The WAG interview
with Lee Hill

Interview with A Grand Guy

— a 'lost' classic from 1970!

DINGBAT Magazine:

"Welcome to the Terry Southern Renaissance! Things are going to get hot for them now, whoever they are. They walk the earth by night; by day, they shop. Their number is legion."
— from the review, by Jim McMenamin

He was the hipster's hipster, the perfect icon of cool. A small-town Texan who disdained his "good ol' boy" roots, he bopped with the Beats, hobnobbed with Sartre and Camus, and called William Faulkner friend. He was considered one of the most creative and original players in the Paris Review Quality Lit Game, yet his greatest literary success was a semipornographic pulp novel. For decades, the crowd he ran with was composed of the most famous creative artists of the day. He wrote DR. STRANGELOVE with Stanley Kubrick, EASY RIDER with Peter Fonda and Dennis Hopper, and worked on SATURDAY NIGHT LIVE with a younger, louder breed of sacred cow torpedoers. He's a face in the crowd on the cover of Sgt. Pepper's Lonely Hearts Club Band (the guy in sunglasses). Wherever the cultural action was, he was there, the life of every party--Paris in the '50s, London in the swinging '60s, Greenwich Village, and Big Bad Hollywood. Brilliant, dynamic, irrepressible, he enjoyed remarkable success and then squandered it with almost superhuman excess. There was, and ever will be, only one Terry Southern.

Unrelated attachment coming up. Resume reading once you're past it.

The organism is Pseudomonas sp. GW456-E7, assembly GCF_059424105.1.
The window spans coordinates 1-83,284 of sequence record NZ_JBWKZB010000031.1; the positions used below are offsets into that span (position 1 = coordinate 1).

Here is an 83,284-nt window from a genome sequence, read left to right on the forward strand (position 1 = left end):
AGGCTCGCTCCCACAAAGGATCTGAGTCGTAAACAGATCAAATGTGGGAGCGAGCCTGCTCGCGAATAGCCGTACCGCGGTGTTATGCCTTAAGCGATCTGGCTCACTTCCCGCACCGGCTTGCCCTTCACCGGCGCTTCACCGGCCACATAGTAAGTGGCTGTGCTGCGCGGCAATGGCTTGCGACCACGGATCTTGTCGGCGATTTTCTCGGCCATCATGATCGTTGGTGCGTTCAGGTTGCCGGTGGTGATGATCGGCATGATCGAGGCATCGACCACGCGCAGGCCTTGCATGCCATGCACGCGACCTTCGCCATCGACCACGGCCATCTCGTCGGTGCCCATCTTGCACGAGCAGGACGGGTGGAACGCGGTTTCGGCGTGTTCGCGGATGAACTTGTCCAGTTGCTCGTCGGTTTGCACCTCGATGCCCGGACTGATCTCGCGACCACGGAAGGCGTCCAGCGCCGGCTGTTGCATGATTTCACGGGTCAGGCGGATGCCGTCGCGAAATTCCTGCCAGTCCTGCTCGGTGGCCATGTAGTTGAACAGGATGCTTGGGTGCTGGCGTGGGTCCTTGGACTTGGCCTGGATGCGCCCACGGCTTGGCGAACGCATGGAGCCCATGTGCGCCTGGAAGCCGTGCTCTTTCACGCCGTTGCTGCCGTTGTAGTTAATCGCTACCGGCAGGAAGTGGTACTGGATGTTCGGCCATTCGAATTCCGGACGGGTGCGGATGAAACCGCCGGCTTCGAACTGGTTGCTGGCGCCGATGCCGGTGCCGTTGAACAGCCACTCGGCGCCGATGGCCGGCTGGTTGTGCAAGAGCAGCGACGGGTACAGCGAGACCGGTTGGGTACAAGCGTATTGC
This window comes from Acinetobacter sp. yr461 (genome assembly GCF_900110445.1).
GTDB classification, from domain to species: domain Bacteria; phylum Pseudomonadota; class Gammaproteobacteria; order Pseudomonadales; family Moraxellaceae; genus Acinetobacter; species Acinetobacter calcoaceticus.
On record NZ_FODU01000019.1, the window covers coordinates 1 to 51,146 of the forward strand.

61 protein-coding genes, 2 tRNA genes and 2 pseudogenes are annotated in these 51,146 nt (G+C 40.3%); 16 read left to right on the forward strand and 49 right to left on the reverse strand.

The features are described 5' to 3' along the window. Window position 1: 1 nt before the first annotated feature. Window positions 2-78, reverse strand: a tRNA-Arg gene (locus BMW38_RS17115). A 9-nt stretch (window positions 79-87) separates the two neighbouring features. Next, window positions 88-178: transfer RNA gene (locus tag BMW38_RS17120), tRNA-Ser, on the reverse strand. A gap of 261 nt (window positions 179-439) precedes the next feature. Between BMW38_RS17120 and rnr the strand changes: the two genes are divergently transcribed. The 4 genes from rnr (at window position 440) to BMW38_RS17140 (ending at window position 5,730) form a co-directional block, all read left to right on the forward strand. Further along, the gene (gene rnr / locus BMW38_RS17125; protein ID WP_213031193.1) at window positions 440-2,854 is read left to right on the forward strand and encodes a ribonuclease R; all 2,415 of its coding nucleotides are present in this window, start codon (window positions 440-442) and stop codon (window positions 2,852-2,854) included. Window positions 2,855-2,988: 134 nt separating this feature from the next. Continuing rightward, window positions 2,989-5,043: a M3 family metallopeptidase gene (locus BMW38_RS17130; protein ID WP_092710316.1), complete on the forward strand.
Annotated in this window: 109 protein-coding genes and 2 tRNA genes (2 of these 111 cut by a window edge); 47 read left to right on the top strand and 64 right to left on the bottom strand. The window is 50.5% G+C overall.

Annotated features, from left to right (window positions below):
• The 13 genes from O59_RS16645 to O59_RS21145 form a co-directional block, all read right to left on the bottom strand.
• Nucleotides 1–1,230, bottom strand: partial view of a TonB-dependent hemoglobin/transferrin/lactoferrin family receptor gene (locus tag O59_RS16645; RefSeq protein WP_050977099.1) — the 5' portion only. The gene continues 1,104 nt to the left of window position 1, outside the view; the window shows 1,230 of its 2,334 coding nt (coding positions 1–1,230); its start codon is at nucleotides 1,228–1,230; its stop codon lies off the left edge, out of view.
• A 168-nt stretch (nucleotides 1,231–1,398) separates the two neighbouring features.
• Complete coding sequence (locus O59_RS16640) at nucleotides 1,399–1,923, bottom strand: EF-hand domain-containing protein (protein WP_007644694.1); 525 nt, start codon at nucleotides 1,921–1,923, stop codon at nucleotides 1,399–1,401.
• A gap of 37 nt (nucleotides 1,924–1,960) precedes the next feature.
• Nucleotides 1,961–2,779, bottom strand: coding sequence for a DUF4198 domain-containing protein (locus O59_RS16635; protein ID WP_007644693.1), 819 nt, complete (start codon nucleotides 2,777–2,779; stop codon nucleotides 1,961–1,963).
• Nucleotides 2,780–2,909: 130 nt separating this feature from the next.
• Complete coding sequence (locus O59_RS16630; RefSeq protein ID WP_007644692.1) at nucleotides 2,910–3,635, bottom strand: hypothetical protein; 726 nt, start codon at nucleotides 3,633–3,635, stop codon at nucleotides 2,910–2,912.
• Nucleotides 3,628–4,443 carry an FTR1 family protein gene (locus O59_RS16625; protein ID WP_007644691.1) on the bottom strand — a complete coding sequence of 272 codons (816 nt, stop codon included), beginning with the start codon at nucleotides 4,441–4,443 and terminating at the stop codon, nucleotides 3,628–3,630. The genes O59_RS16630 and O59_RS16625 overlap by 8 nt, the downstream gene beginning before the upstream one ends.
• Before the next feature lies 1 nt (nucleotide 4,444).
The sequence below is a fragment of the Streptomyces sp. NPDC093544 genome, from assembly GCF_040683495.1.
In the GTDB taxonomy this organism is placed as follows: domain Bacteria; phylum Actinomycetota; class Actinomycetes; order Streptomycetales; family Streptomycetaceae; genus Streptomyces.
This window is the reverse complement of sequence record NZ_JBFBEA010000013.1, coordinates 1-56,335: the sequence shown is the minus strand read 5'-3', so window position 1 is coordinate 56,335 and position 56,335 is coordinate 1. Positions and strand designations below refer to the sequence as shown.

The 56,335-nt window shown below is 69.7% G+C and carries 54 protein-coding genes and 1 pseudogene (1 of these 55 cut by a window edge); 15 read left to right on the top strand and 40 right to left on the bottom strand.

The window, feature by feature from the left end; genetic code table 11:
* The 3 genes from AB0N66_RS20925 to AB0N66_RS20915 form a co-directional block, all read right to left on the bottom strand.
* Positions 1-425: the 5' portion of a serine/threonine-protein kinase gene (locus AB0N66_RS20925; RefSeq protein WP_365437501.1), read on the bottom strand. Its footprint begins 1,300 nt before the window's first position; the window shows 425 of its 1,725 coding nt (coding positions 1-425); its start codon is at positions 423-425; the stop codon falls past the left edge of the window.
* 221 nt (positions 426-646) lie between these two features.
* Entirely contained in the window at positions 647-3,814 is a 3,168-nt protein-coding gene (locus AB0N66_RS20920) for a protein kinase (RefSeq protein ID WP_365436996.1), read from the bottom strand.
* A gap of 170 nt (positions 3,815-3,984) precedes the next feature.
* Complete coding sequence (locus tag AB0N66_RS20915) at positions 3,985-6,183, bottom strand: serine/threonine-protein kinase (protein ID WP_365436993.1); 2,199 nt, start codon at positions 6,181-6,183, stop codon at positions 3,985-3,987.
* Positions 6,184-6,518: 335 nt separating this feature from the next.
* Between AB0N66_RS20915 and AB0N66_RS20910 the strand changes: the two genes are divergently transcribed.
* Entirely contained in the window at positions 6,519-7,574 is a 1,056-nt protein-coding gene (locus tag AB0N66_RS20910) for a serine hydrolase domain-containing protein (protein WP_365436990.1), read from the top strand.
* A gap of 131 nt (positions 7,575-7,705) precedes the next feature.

In a biography as vibrant and colorful as the life it celebrates, Lee Hill masterfully explores the high and low times of the unique, incomparable Terry Southern, one of the most genuine talents of this or any other age.

Illuminating, exhilarating, and sobering, it is an intimate portrait of an unequalled satirist and satyrist whose appetite for life was enormous and whose aim was sure and true as he took shots at consumerism, America's repressive political culture, upper-class amorality, and middle-class banality.

But more than simply the story of one man, here is a wide-screen, Technicolor view of a century in the throes of profound cultural change--from the first chilly blasts of the Cold War and McCarthyism to the Vietnam era and the Reagan years; from Miles and Kerouac to the Beatles, the Stones, and beyond. And always at the center of the whirlwind was Terry Southern—outrageous, unpredictable, charming, erudite, and eternally cool; a brazen innovator and unappreciated genius;
and most of all ,A GRAND GUY.

LEE HILL has written and reported on literature, film, music, and popular culture for Scenario, The Guardian, Neon, and other publications in Canada, England, and the United States for more than a decade. He is the author of Easy Rider, part of the British Film Institute's acclaimed Modern Classics series. He first interviewed Terry Southern in 1990, beginning a friendship that led to this book.

— from the publisher, Harper Collins

"[H]e was, in many respects, a kind of Hemingway figure for those of us who came of age in the Sixties and Seventies."
Lee Hill, The Wag Interview
Ain't It interview with Nile Southern and Josh Alan Friedman about Now Dig This, and Lee Hill
Lee Hill writes on the famous 'lost' film, END OF THE ROAD — now available on DVD — click here for ordering information